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Westwood Again Pulls A Westwood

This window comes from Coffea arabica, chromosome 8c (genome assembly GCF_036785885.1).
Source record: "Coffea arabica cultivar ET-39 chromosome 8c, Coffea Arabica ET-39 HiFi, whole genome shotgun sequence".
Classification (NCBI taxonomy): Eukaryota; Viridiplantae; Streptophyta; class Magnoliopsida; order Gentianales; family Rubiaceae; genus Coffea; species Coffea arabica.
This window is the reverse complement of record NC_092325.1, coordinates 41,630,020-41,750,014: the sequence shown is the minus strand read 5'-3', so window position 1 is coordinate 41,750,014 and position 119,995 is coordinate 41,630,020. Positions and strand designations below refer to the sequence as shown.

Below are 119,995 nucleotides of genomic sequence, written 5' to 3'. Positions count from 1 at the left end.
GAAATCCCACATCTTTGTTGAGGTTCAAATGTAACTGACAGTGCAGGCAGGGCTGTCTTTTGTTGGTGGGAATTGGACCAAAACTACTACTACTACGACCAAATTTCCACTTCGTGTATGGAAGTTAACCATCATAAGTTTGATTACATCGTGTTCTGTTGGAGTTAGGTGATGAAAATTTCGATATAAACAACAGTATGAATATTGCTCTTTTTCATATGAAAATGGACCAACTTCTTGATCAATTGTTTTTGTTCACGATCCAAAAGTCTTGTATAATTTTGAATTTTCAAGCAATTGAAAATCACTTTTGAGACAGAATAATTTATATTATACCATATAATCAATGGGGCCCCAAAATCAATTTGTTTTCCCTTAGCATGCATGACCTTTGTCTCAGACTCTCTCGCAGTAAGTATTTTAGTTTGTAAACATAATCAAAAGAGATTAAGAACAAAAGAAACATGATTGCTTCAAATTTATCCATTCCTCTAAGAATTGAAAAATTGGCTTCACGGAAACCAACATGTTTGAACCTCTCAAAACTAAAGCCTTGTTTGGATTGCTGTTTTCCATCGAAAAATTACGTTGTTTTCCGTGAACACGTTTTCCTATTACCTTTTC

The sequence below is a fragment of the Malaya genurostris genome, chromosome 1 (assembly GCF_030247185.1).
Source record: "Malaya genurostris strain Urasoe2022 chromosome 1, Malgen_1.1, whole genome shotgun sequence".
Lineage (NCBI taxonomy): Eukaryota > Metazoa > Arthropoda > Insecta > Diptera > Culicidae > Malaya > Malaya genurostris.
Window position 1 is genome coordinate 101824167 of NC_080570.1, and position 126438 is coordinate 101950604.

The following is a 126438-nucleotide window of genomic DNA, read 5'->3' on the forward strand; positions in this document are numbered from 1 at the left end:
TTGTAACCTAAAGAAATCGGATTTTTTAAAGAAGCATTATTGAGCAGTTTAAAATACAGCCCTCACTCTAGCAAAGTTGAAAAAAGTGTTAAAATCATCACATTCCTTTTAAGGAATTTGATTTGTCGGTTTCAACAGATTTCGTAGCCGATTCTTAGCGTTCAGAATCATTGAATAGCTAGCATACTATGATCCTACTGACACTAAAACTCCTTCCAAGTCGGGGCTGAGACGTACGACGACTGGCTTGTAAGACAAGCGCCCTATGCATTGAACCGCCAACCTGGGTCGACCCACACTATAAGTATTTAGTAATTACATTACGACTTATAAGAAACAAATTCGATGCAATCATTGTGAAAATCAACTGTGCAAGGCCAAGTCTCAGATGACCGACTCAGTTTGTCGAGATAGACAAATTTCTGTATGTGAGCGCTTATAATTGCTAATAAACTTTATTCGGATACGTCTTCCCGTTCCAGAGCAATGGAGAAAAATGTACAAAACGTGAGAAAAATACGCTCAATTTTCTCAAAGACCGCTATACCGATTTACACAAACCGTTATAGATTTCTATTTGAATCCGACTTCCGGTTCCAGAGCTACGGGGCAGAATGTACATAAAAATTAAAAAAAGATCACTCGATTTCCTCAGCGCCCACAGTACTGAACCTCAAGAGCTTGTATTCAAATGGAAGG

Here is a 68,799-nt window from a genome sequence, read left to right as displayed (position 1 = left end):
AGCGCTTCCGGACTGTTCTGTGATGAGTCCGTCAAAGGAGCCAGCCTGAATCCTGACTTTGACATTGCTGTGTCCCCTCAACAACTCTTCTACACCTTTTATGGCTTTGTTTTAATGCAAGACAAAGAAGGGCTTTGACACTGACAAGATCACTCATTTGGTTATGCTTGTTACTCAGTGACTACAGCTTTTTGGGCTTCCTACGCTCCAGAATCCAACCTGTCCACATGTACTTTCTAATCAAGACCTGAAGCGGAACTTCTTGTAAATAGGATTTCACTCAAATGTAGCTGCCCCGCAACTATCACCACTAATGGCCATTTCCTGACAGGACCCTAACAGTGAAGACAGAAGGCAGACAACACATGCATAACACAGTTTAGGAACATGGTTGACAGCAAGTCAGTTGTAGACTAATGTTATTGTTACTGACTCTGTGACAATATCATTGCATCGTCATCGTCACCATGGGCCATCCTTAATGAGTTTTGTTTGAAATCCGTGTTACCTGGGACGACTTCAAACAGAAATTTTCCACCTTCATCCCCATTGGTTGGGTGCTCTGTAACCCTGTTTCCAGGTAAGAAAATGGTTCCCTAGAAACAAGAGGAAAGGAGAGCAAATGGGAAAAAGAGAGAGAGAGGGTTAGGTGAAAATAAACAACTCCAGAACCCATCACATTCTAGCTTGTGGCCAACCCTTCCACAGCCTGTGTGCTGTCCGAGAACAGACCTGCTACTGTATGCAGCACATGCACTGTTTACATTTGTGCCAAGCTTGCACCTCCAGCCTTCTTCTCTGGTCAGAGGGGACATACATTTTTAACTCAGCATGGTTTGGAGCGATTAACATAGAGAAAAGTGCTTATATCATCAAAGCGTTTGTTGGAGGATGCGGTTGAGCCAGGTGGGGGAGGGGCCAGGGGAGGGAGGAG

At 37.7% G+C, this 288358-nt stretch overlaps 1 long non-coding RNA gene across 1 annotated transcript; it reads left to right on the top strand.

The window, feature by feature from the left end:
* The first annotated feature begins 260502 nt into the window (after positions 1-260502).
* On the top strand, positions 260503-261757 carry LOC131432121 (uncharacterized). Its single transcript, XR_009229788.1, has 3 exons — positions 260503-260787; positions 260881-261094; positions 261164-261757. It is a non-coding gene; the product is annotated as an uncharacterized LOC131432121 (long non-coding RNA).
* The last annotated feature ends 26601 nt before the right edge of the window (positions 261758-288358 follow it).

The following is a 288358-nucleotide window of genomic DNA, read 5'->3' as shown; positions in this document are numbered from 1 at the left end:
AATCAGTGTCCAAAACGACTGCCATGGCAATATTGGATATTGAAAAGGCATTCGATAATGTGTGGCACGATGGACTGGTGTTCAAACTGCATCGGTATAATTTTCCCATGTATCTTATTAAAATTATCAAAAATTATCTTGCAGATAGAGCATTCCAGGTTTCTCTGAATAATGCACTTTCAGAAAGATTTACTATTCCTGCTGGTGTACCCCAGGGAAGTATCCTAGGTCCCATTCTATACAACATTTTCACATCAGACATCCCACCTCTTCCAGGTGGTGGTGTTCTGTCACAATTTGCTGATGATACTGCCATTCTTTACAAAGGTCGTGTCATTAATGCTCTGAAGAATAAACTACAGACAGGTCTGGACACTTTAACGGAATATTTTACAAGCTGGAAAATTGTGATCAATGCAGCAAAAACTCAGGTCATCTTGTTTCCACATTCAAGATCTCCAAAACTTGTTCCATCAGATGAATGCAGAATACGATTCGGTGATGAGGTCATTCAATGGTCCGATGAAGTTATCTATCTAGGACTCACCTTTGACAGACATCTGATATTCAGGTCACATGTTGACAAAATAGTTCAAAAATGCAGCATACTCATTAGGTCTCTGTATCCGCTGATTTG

GULLANE, SCOTLAND | If there is any justice in the world Lee Westwood would win a major championship. There isn’t and he hasn’t. Shame! Actually, there is not much for the Englishman to be ashamed of when a rival rushes past, barging him to one side, in one of the great final rounds in the history of the Open Championship. Not that that will be much comfort to Westwood, who has now finished second or third on eight occasions in major championships. Never mind Yorick. Alas, poor Westwood. University degrees in Britain are divided into first-, second- and third-class categories and second-class degrees are divided again into 2:1 and 2:2. Students use Cockney rhyming slang to explain which class degree they got. Thus one student, having been asked about his degree, might reply: “I got a Damian,” meaning a first-class degree named after Damian Hurst, the artist. A 2:1 degree is an “Attila” after Attila the Hun, a 2:2 is known as a “Desmond” after the doughty South African clergyman, Desmond Tutu, and a third-class degree is called a “Douglas” after the British politician Douglas Hurd. For those who passed their examinations without being worthy of any numerical accolade, the reward was a “Khyber” as in Khyber Pass. It is time to coin a slang term useful for professional golfers. How about “a Westwood” for a near miss? For example, one player asks another: “How did you do at the British?” The response is: “Westwood,” meaning anywhere from second to fifth. Near the knuckle? Probably. Inaccurate? Not really. Westwood, who has won 40 tournaments worldwide, is Mr. Consistency in major championships without winning one. He is one of the few men in history to have finished second or third in each of the four major championships. To have recorded a “Westwood” therefore and have the achievement named after you is a form of flattery, a distinction. Tiger Woods often seems a complex person with his coterie of friends and business associates who form a circle around him. Ernie Els looks as though he could fall asleep at any moment other than when he is driving a car fast, which is as often as he can. In character, Westwood is straightforward and uncomplicated. Success at golf has made him a multimillionaire who supports Nottingham Forest football team, owns race horses, likes a drink and a gamble. He is an Englishman to his core, the only child of a maths teacher father and a chiropodist mother. Trish Westwood was at work each day when Lee came home from school so it was his grandmother who opened the door to him. They became close. She helped him out financially even when he had started playing on the European Tour and she told him off if he did something she disapproved while playing in a golf tournament. The best example was the time Westwood hit a bad shot and took a frustrated swing at a nearby plant. “She didn’t like that,” Westwood said. When his grandmother died, Westwood admitted his mind was elsewhere other than on his golf for as much as eight weeks. John Westwood is where much of Westwood’s solidity comes from. He had no difficulty in teaching his son in his role as head of maths at the school in Worksop in the middle of England that Lee attended. And he had no difficulty in beating Lee at everything they competed at when Lee was growing up, whether it was golf, the game they both took up together, arm-wrestling or shove ha’penny, a board game played in country pubs. “When he beats me,” John Westwood said, “I want him to deserve it.”


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